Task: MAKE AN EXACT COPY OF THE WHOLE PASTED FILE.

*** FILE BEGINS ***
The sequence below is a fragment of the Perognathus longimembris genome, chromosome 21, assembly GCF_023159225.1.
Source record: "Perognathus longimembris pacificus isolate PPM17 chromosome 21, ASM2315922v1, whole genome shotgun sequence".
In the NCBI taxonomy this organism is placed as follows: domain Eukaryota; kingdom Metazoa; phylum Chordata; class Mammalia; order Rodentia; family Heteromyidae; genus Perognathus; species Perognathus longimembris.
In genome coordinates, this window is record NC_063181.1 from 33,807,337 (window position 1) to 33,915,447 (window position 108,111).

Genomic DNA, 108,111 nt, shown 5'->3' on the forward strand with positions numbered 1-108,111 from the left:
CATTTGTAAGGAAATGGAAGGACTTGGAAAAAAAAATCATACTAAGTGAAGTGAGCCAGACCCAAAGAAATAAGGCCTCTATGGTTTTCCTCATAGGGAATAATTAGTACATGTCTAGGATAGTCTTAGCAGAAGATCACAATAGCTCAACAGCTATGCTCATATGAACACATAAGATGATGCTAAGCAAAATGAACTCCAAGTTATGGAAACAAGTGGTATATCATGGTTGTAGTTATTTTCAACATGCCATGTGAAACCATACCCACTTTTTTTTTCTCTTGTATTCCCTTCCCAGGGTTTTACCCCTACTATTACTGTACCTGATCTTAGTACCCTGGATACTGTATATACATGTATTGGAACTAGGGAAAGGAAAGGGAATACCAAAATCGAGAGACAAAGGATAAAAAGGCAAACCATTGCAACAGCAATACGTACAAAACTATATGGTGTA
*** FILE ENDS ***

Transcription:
The sequence below is a fragment of the Perognathus longimembris genome, chromosome 21, assembly GCF_023159225.1.
Source record: "Perognathus longimembris pacificus isolate PPM17 chromosome 21, ASM2315922v1, whole genome shotgun sequence".
In the NCBI taxonomy this organism is placed as follows: domain Eukaryota; kingdom Metazoa; phylum Chordata; class Mammalia; order Rodentia; family Heteromyidae; genus Perognathus; species Perognathus longimembris.
In genome coordinates, this window is record NC_063181.1 from 33,807,337 (window position 1) to 33,915,447 (window position 108,111).

Genomic DNA, 108,111 nt, shown 5'->3' on the forward strand with positions numbered 1-108,111 from the left:
CATTTGTAAGGAAATGGAAGGACTTGGAAAAAAAAATCATACTAAGTGAAGTGAGCCAGACCCAAAGAAATAAGGCCTCTATGGTTTTCCTCATAGGGAATAATTAGTACATGTCTAGGATAGTCTTAGCAGAAGATCACAATAGCTCAACAGCTATGCTCATATGAACACATAAGATGATGCTAAGCAAAATGAACTCCAAGTTATGGAAACAAGTGGTATATCATGGTTGTAGTTATTTTCAACATGCCATGTGAAACCATACCCACTTTTTTTTTCTCTTGTATTCCCTTCCCAGGGTTTTACCCCTACTATTACTGTACCTGATCTTAGTACCCTGGATACTGTATATACATGTATTGGAACTAGGGAAAGGAAAGGGAATACCAAAATCGAGAGACAAAGGATAAAAAGGCAAACCATTGCAACAGCAATACGTACAAAACTATATGGTGTA